"We're getting a good sort of picture about the fact that young people in general, and then Latinos more specifically, certainly came out to vote," said Stella Rouse, a political scientist and director of the Center for Democracy and Civic Engagement at the University of Maryland.
Of the more than 8.6 million Latinos nationwide who voted early, about 2.4 million were first-time and newly registered voters, many of whom are young, she said.
"There's a good chance that a majority of those people who were first-time voters will continue to vote," Rouse said. The key, she said, is continued outreach and mobilization.
According to NBC News exit polling data of early and Election Day votes, 13 percent who voted for president in 2020 cast ballots for the first time, compared to under 10 percent in 2016. One in 10 of the new voters in 2020 were between the ages of 18 and 24.
Preliminary data shows that youth voter turnout was significantly higher in the 2020 election than in 2016, according to the Center for Information and Research on Civic Learning and Engagement (CIRCLE), which studies young Americans’ political engagement.
Estimates show that between 52 and 55 percent of all eligible young voters under the age of 30 voted in the presidential election. Once all votes are counted, the center projects that youth turnout may rise to 53 and 56 percent, compared to 45 and 48 percent in 2016.
Latinos are the nation's largest share of nonwhite voters; a record 32 million Latinos make up 13 percent of all eligible voters. But what's more notable is their youth — about 40 percent of eligible Latino voters are 18 to 35, according to census data.
Hispanics are among the youngest racial or ethnic group in the country with a median age of 30, according to the Pew Research Center. One million Latinos are expected to turn 18 every year for the next two decades, meaning it's almost impossible to engage Latino voters without understanding their connection to the nation’s youth vote.
"As we see that youth vote increase, we do see the numbers of Latino young people really increasing as well," Rouse said.
'Our people were motivated'
At least 69 percent of Latino voters under the age of 30 favored Joe Biden, according to NBC News exit polls.
Maegan Llerena, 27, the state director of Make the Road Action in Pennsylvania, said she has been mobilizing voters in her community since Donald Trump won her state in 2016 by about 44,000 votes.
Make the Road Action, which is part of the nation’s largest progressive grassroots immigrant-led organization, made 2.2 million calls and sent over a million text messages to Latino voters in Pennsylvania alongside many other voter outreach efforts.
“Make no mistake: Black and Latinx voters delivered this win. We knew the path to victory for Pennsylvania and the presidency ran through communities of color," Llerena said. "In a pandemic that’s disproportionately killed and infected Latinx and Black communities, our lives were on the line, and our people were motivated."
In Florida, the Trump campaign spent a lot of time engaging Latinos in the state. Even though the majority of Latino voters in Florida sided with Biden, Trump gained support from Latinos in the state to make up for some of the support he had lost from other voters in Florida, effectively helping the president win Florida, said Marlon González, 31, who did canvassing in Orlando for Trump.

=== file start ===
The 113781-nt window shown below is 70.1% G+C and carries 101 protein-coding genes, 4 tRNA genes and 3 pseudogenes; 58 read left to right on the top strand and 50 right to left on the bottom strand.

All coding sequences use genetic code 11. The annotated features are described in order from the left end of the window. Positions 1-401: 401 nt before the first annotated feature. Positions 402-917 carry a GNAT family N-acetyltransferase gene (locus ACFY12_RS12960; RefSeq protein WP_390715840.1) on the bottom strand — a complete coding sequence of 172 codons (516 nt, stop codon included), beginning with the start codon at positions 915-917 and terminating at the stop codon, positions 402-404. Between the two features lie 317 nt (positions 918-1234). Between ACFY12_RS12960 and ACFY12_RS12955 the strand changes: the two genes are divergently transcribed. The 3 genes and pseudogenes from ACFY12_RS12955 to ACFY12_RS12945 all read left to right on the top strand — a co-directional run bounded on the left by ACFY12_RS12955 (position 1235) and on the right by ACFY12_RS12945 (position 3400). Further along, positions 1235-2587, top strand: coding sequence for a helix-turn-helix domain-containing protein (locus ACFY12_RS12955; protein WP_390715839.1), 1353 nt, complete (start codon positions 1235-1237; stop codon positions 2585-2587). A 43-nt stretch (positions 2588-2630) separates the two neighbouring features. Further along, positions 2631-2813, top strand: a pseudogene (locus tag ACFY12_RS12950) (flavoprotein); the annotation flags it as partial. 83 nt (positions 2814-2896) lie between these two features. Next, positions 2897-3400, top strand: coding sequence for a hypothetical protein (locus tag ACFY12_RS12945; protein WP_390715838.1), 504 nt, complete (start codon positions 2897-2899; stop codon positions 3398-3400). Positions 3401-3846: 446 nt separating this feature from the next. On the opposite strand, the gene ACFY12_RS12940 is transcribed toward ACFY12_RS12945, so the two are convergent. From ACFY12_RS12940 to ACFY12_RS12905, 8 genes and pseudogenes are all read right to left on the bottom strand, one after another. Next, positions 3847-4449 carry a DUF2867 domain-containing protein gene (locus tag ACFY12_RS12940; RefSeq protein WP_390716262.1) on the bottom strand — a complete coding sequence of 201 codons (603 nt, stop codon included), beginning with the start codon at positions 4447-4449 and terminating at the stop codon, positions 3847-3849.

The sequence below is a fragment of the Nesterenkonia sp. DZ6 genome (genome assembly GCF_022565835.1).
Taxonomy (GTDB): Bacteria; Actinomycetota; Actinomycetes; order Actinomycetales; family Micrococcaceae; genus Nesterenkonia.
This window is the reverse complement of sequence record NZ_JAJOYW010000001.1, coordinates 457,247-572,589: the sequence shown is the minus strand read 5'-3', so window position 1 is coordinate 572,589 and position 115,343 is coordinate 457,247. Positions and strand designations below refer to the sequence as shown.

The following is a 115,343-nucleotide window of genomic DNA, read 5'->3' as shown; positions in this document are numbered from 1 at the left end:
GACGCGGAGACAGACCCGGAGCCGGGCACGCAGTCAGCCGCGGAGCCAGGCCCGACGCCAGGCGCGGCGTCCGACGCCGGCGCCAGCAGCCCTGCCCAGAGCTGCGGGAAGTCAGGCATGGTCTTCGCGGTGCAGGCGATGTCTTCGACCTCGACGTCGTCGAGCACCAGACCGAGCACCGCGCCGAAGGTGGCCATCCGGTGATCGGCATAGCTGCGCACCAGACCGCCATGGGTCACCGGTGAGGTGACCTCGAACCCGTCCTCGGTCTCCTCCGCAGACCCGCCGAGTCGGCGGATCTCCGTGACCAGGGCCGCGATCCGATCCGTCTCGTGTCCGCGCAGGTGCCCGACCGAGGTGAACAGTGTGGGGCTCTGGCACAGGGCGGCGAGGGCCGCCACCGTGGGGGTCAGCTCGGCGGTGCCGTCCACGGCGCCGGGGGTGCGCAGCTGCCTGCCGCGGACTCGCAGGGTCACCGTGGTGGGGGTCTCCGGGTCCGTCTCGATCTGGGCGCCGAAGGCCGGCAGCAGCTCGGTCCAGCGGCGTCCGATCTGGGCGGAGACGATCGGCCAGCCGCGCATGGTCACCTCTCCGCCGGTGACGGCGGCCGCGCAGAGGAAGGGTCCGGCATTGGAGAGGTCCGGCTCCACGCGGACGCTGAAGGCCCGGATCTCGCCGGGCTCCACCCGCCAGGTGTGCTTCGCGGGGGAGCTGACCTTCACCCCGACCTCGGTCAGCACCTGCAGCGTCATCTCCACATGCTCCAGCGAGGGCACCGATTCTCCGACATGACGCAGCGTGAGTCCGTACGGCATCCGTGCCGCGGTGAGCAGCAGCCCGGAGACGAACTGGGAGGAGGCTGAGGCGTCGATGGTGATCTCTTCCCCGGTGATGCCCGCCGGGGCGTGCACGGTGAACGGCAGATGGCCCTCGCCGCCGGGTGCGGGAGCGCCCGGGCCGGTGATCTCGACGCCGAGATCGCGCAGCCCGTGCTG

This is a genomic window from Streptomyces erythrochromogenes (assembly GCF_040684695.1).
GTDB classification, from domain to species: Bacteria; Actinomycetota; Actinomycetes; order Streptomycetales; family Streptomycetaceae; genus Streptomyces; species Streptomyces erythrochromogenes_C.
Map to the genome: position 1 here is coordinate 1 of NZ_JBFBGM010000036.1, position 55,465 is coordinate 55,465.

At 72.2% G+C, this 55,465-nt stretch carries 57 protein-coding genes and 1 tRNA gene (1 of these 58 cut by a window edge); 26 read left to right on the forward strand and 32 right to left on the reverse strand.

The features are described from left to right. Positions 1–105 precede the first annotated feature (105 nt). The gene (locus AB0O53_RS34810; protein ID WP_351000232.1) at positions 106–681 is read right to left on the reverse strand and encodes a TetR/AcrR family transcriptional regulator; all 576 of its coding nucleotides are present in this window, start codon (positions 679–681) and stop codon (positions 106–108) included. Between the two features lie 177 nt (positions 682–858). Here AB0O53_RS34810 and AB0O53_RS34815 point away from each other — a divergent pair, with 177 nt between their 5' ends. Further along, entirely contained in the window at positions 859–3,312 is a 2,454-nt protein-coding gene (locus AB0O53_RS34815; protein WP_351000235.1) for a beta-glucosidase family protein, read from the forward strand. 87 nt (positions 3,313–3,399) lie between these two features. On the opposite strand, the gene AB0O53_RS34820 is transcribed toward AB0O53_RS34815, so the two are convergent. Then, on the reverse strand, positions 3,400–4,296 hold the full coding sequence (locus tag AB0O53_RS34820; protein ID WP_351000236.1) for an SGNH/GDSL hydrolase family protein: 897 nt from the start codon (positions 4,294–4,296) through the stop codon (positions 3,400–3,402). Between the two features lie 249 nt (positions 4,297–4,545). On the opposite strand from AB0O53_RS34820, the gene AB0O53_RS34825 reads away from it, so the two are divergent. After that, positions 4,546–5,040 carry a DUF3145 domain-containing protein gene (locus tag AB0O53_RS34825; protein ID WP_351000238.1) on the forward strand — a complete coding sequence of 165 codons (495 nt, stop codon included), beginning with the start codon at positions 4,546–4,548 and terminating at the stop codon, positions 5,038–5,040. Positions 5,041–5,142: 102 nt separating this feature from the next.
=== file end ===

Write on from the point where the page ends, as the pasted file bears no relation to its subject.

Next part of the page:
Tania Unzueta, political director of Mijente, a national Latino grassroots movement born after the #Not1More Deportation campaign in 2015, worked to mobilize young Latino voters in Arizona and Georgia — states in which "Black and Latino youth may have single-handedly made Biden competitive," according to CIRCLE.
Biden won both states by thin margins.
Unzueta credits a generation of young Latinos — who grew up in Arizona under the restrictive SB 1070 anti-immigrant law and the measures enacted by former controversial Sheriff Joe Arpaio — for harnessing the support of Latino voters in favor of Biden.
"Some of our doors-knockers were people whose parents got raided by Joe Arpaio 10 years ago," Unzueta, 36, said.
Mobilizing battlegrounds — and upcoming races
A similar pattern was seen in Georgia, where many children of Latino immigrants who work in the state's farms and chicken processing plants are the first in their families to be eligible to vote. They were also knocking on doors to garner support for the Democrats, as well as register new voters, Unzueta said.
In Georgia, "there's been a huge mobilization in that state of the African-American vote with the efforts of Stacey Abrams and the death of John Lewis," Rouse said, "but they have not just focused on the African American vote. They've also mobilized the Latino vote that is increasing in the South."
This takes on added significance ahead of the highly anticipated runoff races in Georgia, which will determine which party controls the U.S. Senate. Latinos "will continue to be part of the story of Georgia being a competitive battleground state," Rouse said. "The Southern states have, over the last 10 years, seen a significant increase in their Latino population."
Mijente's Unzeta said her organization is currently hosting canvassing events in the weekends ahead of Georgia's runoff election.
While grassroots organizations effectively energized new Latino voters in battleground states, Rouse said the key is continued outreach.
"Every group that you can mobilize to vote is going to make a difference," she added.